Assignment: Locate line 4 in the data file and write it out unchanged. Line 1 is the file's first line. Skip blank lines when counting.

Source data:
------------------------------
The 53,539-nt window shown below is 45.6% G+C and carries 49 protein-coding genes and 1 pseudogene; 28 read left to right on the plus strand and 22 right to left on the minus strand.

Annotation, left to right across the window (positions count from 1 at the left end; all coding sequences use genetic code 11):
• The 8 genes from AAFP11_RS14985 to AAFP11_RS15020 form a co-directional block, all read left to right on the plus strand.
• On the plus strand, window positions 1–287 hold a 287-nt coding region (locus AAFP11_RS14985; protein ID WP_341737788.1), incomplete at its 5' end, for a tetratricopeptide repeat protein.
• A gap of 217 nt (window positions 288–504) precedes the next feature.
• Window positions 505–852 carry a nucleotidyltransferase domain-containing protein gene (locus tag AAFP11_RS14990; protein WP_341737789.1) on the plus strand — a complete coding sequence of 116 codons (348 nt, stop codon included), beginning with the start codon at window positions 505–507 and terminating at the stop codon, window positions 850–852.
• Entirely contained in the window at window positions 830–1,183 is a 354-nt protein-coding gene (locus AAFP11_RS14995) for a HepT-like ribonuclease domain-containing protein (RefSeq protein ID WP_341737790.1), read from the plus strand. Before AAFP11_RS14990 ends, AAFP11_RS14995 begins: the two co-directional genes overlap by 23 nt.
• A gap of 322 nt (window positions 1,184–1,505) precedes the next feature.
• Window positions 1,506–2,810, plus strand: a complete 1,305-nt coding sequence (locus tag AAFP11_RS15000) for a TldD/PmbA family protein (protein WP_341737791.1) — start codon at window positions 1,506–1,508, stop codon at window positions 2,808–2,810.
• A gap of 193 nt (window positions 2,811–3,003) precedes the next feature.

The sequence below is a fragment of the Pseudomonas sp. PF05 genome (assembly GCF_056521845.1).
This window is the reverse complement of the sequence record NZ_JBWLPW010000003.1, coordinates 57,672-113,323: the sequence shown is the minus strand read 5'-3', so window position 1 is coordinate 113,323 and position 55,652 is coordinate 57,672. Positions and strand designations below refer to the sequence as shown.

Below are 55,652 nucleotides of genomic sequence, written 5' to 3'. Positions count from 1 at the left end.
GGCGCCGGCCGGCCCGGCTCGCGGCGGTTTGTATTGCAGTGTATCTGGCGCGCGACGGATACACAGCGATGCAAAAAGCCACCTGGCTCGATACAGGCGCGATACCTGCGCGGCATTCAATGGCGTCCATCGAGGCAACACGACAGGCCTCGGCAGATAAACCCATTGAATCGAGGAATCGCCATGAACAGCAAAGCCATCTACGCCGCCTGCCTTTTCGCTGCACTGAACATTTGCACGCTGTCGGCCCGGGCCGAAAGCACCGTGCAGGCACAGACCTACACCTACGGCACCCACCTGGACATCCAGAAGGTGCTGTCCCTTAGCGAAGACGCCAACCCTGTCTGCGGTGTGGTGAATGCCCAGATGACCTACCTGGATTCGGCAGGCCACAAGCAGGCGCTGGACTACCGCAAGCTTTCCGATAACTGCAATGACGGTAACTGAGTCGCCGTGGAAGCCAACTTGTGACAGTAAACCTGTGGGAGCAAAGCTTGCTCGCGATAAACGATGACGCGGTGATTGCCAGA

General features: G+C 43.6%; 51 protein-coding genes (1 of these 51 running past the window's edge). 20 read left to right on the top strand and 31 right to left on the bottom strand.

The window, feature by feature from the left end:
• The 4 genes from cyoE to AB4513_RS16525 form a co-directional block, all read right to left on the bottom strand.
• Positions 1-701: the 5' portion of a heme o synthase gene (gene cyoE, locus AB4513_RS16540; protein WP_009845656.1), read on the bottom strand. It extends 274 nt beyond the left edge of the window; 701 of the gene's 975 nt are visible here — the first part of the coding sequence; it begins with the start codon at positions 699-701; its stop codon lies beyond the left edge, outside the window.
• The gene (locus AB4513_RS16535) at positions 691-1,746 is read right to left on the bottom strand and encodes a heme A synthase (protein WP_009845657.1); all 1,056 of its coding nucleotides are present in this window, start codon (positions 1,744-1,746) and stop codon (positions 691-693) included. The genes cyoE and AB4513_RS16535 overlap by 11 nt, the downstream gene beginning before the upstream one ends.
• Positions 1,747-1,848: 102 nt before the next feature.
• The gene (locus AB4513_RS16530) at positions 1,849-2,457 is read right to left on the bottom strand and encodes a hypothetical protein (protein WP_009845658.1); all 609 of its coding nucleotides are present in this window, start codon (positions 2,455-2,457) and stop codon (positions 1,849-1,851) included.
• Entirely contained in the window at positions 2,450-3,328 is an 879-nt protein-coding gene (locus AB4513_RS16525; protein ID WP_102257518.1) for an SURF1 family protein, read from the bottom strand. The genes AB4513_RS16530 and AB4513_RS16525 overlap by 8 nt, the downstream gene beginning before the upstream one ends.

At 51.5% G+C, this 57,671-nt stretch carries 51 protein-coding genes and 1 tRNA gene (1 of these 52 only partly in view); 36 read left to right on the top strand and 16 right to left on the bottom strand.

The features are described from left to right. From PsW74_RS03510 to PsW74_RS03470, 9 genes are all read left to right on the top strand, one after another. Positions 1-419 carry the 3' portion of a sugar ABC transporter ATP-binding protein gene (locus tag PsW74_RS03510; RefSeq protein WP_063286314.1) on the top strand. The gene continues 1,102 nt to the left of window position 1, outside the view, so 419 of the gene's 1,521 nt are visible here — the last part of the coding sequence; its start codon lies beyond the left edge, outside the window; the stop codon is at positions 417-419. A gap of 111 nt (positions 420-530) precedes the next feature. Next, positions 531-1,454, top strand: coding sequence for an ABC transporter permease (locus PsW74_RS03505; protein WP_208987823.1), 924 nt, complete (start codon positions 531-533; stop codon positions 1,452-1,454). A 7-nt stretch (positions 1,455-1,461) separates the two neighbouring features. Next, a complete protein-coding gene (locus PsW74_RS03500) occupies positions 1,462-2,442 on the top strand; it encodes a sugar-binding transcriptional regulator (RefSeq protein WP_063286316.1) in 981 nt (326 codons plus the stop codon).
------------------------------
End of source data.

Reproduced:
• On the plus strand, window positions 1–287 hold a 287-nt coding region (locus AAFP11_RS14985; protein ID WP_341737788.1), incomplete at its 5' end, for a tetratricopeptide repeat protein.